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Interview

Name:

Richard Sherwood

Title:

Volunteer

What lead you to Shelter from the Storm?

I read an article about the shelter in the Sunday Times by AA Gill and food writer Lucas Hollweg They came to cook a meal one Christmas and wrote movingly about their experience. I’d been thinking for a while about volunteering somewhere but hadn’t known where to start looking - or what I could offer. Nor had I realised how important a part a daily meal plays in the routine of SFTS and similar establishments. I mean it seems obvious enough in retrospect, but there you go. I dropped Sheila (the director) an email and she asked me to turn up on the following Thursday. That was four years ago.

What does an average volunteering day look like for you?

I’m a professional cook, so I peel off my apron at work, jump on a train from Hackney to Islington and then pop another one straight back on. Guests coming in from the street, particularly when it’s cold, usually head straight to make a tea or coffee, so the first task is getting the hot water urn filled and boiling. Once that’s done, I’ll have a look through the fridge to see what the choices are for supper, keeping an eye on the kitchen diary to see what’s been made over the last couple of days. It’s good to keep the menu varied. We do a meat or fish main every day, which the majority of guests eat, and a vegetarian option too, which is increasingly popular. I always try to make sure that the meal is balanced and that we use as much fresh veg as possible. As more volunteers arrive, the work expands. Bread to be sliced, veg to be chopped, potatoes to be peeled, tables to be set. We aim to serve the food at 7.30 but for guests’ safety we also need to make sure that everything is at the proper temperature, so this is flexible. Once the meal is served, with some set aside for latecomers, we set about clearing up (which the restaurant-style dishwasher in the shelter allows us to do pretty quickly). By popular demand, we usually serve ice cream too...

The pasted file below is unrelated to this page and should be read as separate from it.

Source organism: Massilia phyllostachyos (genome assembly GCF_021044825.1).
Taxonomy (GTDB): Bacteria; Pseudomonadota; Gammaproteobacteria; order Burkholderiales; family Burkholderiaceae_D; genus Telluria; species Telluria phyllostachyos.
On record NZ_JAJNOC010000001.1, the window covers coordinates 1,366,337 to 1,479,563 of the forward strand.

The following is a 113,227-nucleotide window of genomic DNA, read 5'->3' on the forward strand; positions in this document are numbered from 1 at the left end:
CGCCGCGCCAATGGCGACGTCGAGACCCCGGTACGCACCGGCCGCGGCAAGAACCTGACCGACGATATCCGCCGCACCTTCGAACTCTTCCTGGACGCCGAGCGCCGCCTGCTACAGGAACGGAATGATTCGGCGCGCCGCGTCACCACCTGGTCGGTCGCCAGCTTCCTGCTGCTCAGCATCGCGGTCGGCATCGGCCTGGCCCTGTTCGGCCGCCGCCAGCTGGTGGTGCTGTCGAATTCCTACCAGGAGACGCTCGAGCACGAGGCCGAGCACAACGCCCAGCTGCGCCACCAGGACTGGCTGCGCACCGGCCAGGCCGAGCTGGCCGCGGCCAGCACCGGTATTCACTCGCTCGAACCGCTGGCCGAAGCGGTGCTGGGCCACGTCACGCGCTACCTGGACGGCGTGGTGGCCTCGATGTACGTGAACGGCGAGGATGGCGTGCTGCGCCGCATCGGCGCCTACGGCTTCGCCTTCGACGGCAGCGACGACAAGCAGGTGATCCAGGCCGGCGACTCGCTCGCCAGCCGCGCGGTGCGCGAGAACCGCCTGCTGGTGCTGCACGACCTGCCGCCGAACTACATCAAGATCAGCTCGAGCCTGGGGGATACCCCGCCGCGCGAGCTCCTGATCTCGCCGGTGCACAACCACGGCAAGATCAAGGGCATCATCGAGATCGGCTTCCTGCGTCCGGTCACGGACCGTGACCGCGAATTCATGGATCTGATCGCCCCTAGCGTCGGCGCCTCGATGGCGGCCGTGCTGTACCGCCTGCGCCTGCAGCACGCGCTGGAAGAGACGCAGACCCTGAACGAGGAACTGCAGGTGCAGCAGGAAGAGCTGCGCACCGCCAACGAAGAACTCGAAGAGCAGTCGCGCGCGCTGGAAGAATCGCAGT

What’s the best part about volunteering?

There are lots of positive things about volunteering. It would be hard to pick any one in particular. Really though, it’s about doing your best for people who are in need. One evening in a week when you can give of yourself fully, making and sharing a nourishing and sustaining meal. It’s common humanity.

And it’s also very social. All the volunteers are lovely and firm friendships are frequently made. I look forward to it every week and miss it when I’m unable to go.

What’s your most popular recipe?

Curry night is always popular - we do a couple of curries, raita, onion bhajis and poppadums. Otherwise any sort of sturdy pie goes down well. But the menu is usually determinedby what I think the guests will want to eat, rather than what I want to make.